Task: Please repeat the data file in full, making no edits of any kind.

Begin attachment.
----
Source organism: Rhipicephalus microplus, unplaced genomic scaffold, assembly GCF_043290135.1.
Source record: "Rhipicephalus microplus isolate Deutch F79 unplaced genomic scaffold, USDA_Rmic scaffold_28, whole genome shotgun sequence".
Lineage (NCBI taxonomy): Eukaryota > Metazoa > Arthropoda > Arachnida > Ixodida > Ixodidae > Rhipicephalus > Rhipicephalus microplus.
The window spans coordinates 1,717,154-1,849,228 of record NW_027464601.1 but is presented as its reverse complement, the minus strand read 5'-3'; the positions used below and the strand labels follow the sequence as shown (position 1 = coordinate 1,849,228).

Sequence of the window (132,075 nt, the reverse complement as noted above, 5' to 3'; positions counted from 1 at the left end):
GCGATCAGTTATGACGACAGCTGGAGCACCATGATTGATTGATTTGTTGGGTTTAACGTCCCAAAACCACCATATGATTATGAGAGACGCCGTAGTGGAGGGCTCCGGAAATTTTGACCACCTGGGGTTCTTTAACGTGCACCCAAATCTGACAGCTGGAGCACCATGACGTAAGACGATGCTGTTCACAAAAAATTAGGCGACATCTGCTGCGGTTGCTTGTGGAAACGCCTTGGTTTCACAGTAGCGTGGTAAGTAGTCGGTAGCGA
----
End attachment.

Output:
Source organism: Rhipicephalus microplus, unplaced genomic scaffold, assembly GCF_043290135.1.
Source record: "Rhipicephalus microplus isolate Deutch F79 unplaced genomic scaffold, USDA_Rmic scaffold_28, whole genome shotgun sequence".
Lineage (NCBI taxonomy): Eukaryota > Metazoa > Arthropoda > Arachnida > Ixodida > Ixodidae > Rhipicephalus > Rhipicephalus microplus.
The window spans coordinates 1,717,154-1,849,228 of record NW_027464601.1 but is presented as its reverse complement, the minus strand read 5'-3'; the positions used below and the strand labels follow the sequence as shown (position 1 = coordinate 1,849,228).

Sequence of the window (132,075 nt, the reverse complement as noted above, 5' to 3'; positions counted from 1 at the left end):
GCGATCAGTTATGACGACAGCTGGAGCACCATGATTGATTGATTTGTTGGGTTTAACGTCCCAAAACCACCATATGATTATGAGAGACGCCGTAGTGGAGGGCTCCGGAAATTTTGACCACCTGGGGTTCTTTAACGTGCACCCAAATCTGACAGCTGGAGCACCATGACGTAAGACGATGCTGTTCACAAAAAATTAGGCGACATCTGCTGCGGTTGCTTGTGGAAACGCCTTGGTTTCACAGTAGCGTGGTAAGTAGTCGGTAGCGA